It’s no longer a novelty to compare warfare to the business world. Both undertakings deal with strategic planning, predicting behavior, self-improvement and engaging with competition. And when you talk about warfare, it is almost impossible not to mention The Art of War.
Written by a high-ranking Chinese military officer named Sun-Tzu more than 2,500 years ago, the book is devoted on military tactics and ideologies, and has been one of the most respected doctrines that have influenced both Eastern and Western warfare culture. It has been translated into multiple languages and considered a “universal” source of wisdom.
Marketing, just like warfare, is an art bound by principles:
“Ponder and deliberate before you make a move.” Whether through social media, email, events or telephone calls, every marketing effort requires planning and preparation. Dealing with prospects is a delicate process where one mistake can dictate the fate of a company. There’s no room for haste.
“If ignorant both of your enemy and yourself, you are certain to be in peril.” True, only in marketing, your enemy is circumstance. Marketers must understand its own brand before they present it to the world. Peril is when a prospect over the phone feels you’re not knowledgeable enough. Peril is when your online readers feel you don’t understand their needs. In short, peril is when you don’t have a clue of what’s going on out there.
“Opportunities multiply as they are seized.” There’s no greater regret than letting opportunities pass by. The brutal competition between brands should only remind marketers that opportunities seldom come twice, and opening a door could lead to a more possibilities.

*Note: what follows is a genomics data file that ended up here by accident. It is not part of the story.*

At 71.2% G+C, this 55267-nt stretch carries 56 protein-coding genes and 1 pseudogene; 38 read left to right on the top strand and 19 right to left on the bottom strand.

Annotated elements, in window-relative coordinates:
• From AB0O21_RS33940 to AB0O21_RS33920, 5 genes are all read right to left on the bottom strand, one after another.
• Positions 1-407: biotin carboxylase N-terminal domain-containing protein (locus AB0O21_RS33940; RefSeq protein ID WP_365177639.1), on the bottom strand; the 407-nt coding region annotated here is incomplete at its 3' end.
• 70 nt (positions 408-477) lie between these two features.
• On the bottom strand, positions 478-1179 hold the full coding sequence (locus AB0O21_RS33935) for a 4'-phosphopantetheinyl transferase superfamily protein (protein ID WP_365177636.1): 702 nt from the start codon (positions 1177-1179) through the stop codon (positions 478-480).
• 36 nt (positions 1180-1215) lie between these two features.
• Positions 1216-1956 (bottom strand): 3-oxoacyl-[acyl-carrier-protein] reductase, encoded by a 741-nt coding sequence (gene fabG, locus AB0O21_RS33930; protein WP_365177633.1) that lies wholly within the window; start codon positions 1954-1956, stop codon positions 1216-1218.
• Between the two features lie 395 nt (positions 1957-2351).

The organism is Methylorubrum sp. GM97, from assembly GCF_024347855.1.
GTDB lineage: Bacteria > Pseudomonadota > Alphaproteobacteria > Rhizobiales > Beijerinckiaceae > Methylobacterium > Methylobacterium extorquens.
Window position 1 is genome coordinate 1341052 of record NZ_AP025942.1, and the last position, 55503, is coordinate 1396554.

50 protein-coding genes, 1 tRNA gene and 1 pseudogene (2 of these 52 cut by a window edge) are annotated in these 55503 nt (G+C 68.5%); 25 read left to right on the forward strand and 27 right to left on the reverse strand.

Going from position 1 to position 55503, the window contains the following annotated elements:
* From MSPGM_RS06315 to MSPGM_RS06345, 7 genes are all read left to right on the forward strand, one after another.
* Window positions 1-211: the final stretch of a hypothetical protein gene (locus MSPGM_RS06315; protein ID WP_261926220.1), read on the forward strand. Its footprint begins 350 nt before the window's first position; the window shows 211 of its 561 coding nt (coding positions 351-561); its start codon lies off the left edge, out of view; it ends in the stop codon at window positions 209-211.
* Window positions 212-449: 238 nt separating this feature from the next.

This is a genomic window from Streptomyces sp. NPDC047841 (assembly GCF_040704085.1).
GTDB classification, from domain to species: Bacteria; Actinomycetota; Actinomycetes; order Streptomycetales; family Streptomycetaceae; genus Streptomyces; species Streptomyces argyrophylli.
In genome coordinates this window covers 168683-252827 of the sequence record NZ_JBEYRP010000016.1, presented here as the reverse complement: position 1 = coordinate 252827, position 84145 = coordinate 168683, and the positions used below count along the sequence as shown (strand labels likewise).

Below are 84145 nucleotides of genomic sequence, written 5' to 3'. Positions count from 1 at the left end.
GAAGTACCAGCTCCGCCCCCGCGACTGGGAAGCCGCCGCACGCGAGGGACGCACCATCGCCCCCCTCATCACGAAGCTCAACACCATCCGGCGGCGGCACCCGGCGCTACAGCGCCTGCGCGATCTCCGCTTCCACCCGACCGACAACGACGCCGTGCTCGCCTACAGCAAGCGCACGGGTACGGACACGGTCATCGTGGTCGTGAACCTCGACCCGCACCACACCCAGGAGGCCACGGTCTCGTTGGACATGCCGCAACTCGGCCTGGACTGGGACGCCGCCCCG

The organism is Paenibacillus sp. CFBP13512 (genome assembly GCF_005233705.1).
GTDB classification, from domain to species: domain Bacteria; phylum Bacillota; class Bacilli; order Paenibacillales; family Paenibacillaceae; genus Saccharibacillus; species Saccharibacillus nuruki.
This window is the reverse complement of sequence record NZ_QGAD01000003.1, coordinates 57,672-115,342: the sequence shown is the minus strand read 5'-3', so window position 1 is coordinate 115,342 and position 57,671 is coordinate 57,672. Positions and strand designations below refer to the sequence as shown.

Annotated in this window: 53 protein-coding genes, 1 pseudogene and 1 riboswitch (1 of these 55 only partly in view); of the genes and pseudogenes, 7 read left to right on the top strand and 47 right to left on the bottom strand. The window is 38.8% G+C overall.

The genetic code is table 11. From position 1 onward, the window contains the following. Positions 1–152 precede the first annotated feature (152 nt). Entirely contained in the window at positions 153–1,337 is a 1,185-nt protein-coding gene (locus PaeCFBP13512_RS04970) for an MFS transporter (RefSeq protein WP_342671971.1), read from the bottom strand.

“In war, numbers alone confer no advantage.” It’s the content, not the likes. It’s the closed sales, not the number of leads. It’s the brand value, not the price. Quality is, and should always be, more important than quantity.
“In the midst of chaos, there is also an opportunity.” Tzu was a firm believer of the fact that certain failures give way to better things. Marketers must learn to see past the hurdles and look for a more meaningful, achievable way to attract and be of service to prospective customers.
“Great results can be achieved with small forces.” With just a simple but powerful blog post, or a moving sales pitch over the phone, or a memorable advertising image, or a small but empathetic gesture, companies can achieve marketing heights. Success doesn’t have to come in a huge box wrapped in silk ribbons.
“Never venture, never win!” Those people at the top of the marketing chain, those who have reached the pinnacle of their marketing journey, could only give you one piece of advice: take risks. It’s the lifeblood of marketing – if you exist only within your niche, that’s most likely the place where you’ll be extinct in the eyes of the consumer public.